Hannah Arendt Alchetron The Free Social Encyclopedia
The Utility of Timeless Thoughts Hannah Arendt s Conceptions of
So, are the axis-of-evil states: Iran, North Korea part of the banality? Axis-of-the-banality-of-Evil? Guess, that wouldn’t sound as cool to a speech writers inner ear. Perhaps, POV is necessary for this context to make since? Great thread…
hannah arendt critical essays This
Nick, I would agree that there is a certain banality (triteness) in the application of the term evil. Also, really atrocious acts that can be labeled “evil” (in its more modern usage) are less commonplace and thus not at all banal. Though if we take “evil” in its older meanings of uppity or even bad, then these mal-intentioned acts proliferate with population growth. Are any of us innocent?
Also: Nima Emami – Hannah Arendt and The Green Movement:
The violent practices in many religious traditions (sacrifice, inquisitions, crusades, self-mutilation) are self-evident. However, like many other thinkers who propose metanarratives (e.g., Freud, Jung, Hegel), Girard bases his theory on historical analysis and subconscious mechanisms. Thus, the links that Girard makes between the origin of religion and violence can be critiqued based solely on this leap, since it may ultimately leave it open to the charge of unfalsifiability.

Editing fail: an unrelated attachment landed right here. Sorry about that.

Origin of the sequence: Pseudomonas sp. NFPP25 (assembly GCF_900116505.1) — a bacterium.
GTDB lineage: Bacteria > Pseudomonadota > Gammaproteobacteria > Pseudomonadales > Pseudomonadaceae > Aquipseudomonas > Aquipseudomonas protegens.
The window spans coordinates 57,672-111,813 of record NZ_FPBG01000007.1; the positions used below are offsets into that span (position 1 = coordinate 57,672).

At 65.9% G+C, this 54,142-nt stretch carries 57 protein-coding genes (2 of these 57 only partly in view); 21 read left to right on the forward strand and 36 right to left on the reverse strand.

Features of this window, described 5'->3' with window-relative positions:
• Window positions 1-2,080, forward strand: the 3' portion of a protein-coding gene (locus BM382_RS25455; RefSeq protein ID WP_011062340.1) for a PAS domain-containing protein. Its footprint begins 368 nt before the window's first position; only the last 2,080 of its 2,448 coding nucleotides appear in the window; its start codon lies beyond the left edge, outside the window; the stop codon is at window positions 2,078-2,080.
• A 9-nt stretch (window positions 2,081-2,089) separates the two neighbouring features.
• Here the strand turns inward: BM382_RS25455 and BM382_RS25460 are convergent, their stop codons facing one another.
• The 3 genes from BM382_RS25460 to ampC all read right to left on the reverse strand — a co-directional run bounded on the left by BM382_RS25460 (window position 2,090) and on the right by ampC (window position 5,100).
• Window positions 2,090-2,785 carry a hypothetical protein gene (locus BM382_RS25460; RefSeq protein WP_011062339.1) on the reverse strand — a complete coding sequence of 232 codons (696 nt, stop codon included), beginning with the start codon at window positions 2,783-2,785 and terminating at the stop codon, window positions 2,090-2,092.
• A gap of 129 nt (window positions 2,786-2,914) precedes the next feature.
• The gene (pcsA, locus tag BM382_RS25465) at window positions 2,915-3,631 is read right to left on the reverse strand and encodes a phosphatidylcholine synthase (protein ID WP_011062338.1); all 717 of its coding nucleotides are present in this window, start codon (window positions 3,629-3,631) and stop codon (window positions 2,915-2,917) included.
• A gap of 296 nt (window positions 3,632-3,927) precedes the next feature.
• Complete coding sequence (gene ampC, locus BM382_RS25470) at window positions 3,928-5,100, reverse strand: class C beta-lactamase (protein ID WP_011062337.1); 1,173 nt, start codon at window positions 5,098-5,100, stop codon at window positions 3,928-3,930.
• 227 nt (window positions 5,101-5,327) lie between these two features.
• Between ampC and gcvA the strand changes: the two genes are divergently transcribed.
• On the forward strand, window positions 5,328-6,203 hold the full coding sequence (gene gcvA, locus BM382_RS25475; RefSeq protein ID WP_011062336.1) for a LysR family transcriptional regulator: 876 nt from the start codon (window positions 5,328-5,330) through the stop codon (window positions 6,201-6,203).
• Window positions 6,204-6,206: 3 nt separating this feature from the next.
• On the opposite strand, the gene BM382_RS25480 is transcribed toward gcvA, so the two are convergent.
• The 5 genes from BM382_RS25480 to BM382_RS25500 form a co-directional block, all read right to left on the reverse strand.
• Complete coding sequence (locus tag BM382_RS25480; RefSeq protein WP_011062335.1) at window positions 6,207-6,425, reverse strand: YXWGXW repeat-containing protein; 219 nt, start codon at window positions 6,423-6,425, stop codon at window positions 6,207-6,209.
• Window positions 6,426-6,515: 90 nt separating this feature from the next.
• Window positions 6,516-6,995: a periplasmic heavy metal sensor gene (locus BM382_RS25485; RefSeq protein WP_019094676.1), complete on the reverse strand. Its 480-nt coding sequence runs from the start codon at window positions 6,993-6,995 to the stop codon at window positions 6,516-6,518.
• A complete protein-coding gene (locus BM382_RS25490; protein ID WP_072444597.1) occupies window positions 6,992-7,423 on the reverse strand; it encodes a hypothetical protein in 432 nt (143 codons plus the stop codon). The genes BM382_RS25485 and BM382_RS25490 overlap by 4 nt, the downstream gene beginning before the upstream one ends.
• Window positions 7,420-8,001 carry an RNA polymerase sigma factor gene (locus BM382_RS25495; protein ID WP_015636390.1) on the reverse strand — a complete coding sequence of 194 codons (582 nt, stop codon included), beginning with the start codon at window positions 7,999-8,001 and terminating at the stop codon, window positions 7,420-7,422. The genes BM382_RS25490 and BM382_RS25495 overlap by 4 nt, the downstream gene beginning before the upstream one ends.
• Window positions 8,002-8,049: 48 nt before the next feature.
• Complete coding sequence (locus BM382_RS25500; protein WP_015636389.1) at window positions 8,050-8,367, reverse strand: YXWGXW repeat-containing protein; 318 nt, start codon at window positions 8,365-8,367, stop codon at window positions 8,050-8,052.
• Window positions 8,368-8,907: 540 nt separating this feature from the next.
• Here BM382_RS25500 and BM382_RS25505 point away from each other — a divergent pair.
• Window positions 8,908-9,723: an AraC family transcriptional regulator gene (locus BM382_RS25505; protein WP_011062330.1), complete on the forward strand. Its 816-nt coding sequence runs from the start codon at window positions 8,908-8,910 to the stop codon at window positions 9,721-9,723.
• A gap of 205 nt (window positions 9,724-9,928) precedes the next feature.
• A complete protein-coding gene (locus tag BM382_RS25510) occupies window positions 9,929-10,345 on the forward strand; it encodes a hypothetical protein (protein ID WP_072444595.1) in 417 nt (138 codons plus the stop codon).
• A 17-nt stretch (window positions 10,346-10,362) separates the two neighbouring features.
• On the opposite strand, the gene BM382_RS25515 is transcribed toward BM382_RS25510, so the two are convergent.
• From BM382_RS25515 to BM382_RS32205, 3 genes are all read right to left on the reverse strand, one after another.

"We Refugees" – an essay by Hannah Arendt – Amro Ali
The stateless, as an unwanted and superfluous product of the international order, are a fact that can neither be ignored nor wished away. Today, more than seventy years after the publication of “We Refugees,” we face a similar problem. There are approximately 60 million refugees in the world, half of them children, who will spend much of their childhood in a refugee camp. What is, of course, different about the refugees then and now, is that today’s refugee is not European, and often Muslim. And yet the question remains: how should we respond? Arendt reminds us that patterns of exclusion, the proliferation of refugee camps and masses of people seeking refuge, bear more than a passing family resemblance to 20th century statelessness. “We Refugees” is more than an early essay outlining her later analysis of rights and the nation-state. It speaks both to the refugee crisis of the 20th century and to ours.